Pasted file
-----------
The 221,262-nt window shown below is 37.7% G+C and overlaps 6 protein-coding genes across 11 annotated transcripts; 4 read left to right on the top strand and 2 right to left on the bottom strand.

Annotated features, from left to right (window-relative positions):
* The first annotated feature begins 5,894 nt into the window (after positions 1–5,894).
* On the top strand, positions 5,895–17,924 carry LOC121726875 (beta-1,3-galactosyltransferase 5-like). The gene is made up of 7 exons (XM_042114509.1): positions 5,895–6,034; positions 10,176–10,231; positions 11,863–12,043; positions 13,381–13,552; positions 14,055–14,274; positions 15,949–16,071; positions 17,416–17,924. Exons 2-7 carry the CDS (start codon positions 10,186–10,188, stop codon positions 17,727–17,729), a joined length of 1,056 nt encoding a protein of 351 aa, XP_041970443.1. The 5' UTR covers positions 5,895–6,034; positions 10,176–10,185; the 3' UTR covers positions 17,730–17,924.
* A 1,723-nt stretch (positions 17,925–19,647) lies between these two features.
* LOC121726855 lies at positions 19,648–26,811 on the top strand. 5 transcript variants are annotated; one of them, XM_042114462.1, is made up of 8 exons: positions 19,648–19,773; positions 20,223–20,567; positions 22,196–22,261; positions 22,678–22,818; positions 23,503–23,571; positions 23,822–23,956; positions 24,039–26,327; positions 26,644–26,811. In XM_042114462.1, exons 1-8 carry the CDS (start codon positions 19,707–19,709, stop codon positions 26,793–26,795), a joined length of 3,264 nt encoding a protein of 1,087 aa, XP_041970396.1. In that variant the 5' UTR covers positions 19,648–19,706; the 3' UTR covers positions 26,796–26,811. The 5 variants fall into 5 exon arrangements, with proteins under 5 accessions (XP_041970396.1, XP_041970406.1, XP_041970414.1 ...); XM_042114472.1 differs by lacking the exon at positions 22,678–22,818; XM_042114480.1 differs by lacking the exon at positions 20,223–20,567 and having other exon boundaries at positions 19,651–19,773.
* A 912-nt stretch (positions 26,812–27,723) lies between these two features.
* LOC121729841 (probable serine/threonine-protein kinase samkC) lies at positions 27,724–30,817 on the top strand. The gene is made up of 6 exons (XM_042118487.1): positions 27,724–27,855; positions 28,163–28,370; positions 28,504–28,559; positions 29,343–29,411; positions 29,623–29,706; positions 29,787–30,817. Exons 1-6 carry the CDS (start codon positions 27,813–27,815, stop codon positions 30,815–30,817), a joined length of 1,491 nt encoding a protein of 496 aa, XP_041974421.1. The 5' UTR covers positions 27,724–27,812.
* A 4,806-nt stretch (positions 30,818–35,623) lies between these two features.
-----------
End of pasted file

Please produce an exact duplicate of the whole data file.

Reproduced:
The 221,262-nt window shown below is 37.7% G+C and overlaps 6 protein-coding genes across 11 annotated transcripts; 4 read left to right on the top strand and 2 right to left on the bottom strand.

Annotated features, from left to right (window-relative positions):
* The first annotated feature begins 5,894 nt into the window (after positions 1–5,894).
* On the top strand, positions 5,895–17,924 carry LOC121726875 (beta-1,3-galactosyltransferase 5-like). The gene is made up of 7 exons (XM_042114509.1): positions 5,895–6,034; positions 10,176–10,231; positions 11,863–12,043; positions 13,381–13,552; positions 14,055–14,274; positions 15,949–16,071; positions 17,416–17,924. Exons 2-7 carry the CDS (start codon positions 10,186–10,188, stop codon positions 17,727–17,729), a joined length of 1,056 nt encoding a protein of 351 aa, XP_041970443.1. The 5' UTR covers positions 5,895–6,034; positions 10,176–10,185; the 3' UTR covers positions 17,730–17,924.
* A 1,723-nt stretch (positions 17,925–19,647) lies between these two features.
* LOC121726855 lies at positions 19,648–26,811 on the top strand. 5 transcript variants are annotated; one of them, XM_042114462.1, is made up of 8 exons: positions 19,648–19,773; positions 20,223–20,567; positions 22,196–22,261; positions 22,678–22,818; positions 23,503–23,571; positions 23,822–23,956; positions 24,039–26,327; positions 26,644–26,811. In XM_042114462.1, exons 1-8 carry the CDS (start codon positions 19,707–19,709, stop codon positions 26,793–26,795), a joined length of 3,264 nt encoding a protein of 1,087 aa, XP_041970396.1. In that variant the 5' UTR covers positions 19,648–19,706; the 3' UTR covers positions 26,796–26,811. The 5 variants fall into 5 exon arrangements, with proteins under 5 accessions (XP_041970396.1, XP_041970406.1, XP_041970414.1 ...); XM_042114472.1 differs by lacking the exon at positions 22,678–22,818; XM_042114480.1 differs by lacking the exon at positions 20,223–20,567 and having other exon boundaries at positions 19,651–19,773.
* A 912-nt stretch (positions 26,812–27,723) lies between these two features.
* LOC121729841 (probable serine/threonine-protein kinase samkC) lies at positions 27,724–30,817 on the top strand. The gene is made up of 6 exons (XM_042118487.1): positions 27,724–27,855; positions 28,163–28,370; positions 28,504–28,559; positions 29,343–29,411; positions 29,623–29,706; positions 29,787–30,817. Exons 1-6 carry the CDS (start codon positions 27,813–27,815, stop codon positions 30,815–30,817), a joined length of 1,491 nt encoding a protein of 496 aa, XP_041974421.1. The 5' UTR covers positions 27,724–27,812.
* A 4,806-nt stretch (positions 30,818–35,623) lies between these two features.